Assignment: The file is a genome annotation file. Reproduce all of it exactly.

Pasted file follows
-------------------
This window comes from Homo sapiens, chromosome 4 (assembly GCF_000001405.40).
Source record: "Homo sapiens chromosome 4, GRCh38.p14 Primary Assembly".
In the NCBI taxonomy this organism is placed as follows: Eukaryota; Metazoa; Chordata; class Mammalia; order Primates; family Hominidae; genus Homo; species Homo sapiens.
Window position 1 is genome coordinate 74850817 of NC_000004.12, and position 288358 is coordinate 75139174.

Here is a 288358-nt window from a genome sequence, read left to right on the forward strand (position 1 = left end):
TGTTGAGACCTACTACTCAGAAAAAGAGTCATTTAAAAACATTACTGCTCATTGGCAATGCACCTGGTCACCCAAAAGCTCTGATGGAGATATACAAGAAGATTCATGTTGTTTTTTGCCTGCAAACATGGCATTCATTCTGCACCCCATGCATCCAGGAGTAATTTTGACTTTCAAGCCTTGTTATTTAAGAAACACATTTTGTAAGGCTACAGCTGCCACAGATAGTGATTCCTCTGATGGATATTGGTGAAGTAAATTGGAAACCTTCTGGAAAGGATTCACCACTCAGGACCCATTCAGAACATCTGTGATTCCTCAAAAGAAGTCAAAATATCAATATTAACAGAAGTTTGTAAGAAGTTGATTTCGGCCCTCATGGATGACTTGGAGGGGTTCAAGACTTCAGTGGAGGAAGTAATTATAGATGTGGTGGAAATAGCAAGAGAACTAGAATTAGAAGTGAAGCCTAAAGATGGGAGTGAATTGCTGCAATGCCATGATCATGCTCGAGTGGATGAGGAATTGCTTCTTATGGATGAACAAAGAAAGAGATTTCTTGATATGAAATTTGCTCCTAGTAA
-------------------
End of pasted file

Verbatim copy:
This window comes from Homo sapiens, chromosome 4 (assembly GCF_000001405.40).
Source record: "Homo sapiens chromosome 4, GRCh38.p14 Primary Assembly".
In the NCBI taxonomy this organism is placed as follows: Eukaryota; Metazoa; Chordata; class Mammalia; order Primates; family Hominidae; genus Homo; species Homo sapiens.
Window position 1 is genome coordinate 74850817 of NC_000004.12, and position 288358 is coordinate 75139174.

Here is a 288358-nt window from a genome sequence, read left to right on the forward strand (position 1 = left end):
TGTTGAGACCTACTACTCAGAAAAAGAGTCATTTAAAAACATTACTGCTCATTGGCAATGCACCTGGTCACCCAAAAGCTCTGATGGAGATATACAAGAAGATTCATGTTGTTTTTTGCCTGCAAACATGGCATTCATTCTGCACCCCATGCATCCAGGAGTAATTTTGACTTTCAAGCCTTGTTATTTAAGAAACACATTTTGTAAGGCTACAGCTGCCACAGATAGTGATTCCTCTGATGGATATTGGTGAAGTAAATTGGAAACCTTCTGGAAAGGATTCACCACTCAGGACCCATTCAGAACATCTGTGATTCCTCAAAAGAAGTCAAAATATCAATATTAACAGAAGTTTGTAAGAAGTTGATTTCGGCCCTCATGGATGACTTGGAGGGGTTCAAGACTTCAGTGGAGGAAGTAATTATAGATGTGGTGGAAATAGCAAGAGAACTAGAATTAGAAGTGAAGCCTAAAGATGGGAGTGAATTGCTGCAATGCCATGATCATGCTCGAGTGGATGAGGAATTGCTTCTTATGGATGAACAAAGAAAGAGATTTCTTGATATGAAATTTGCTCCTAGTAA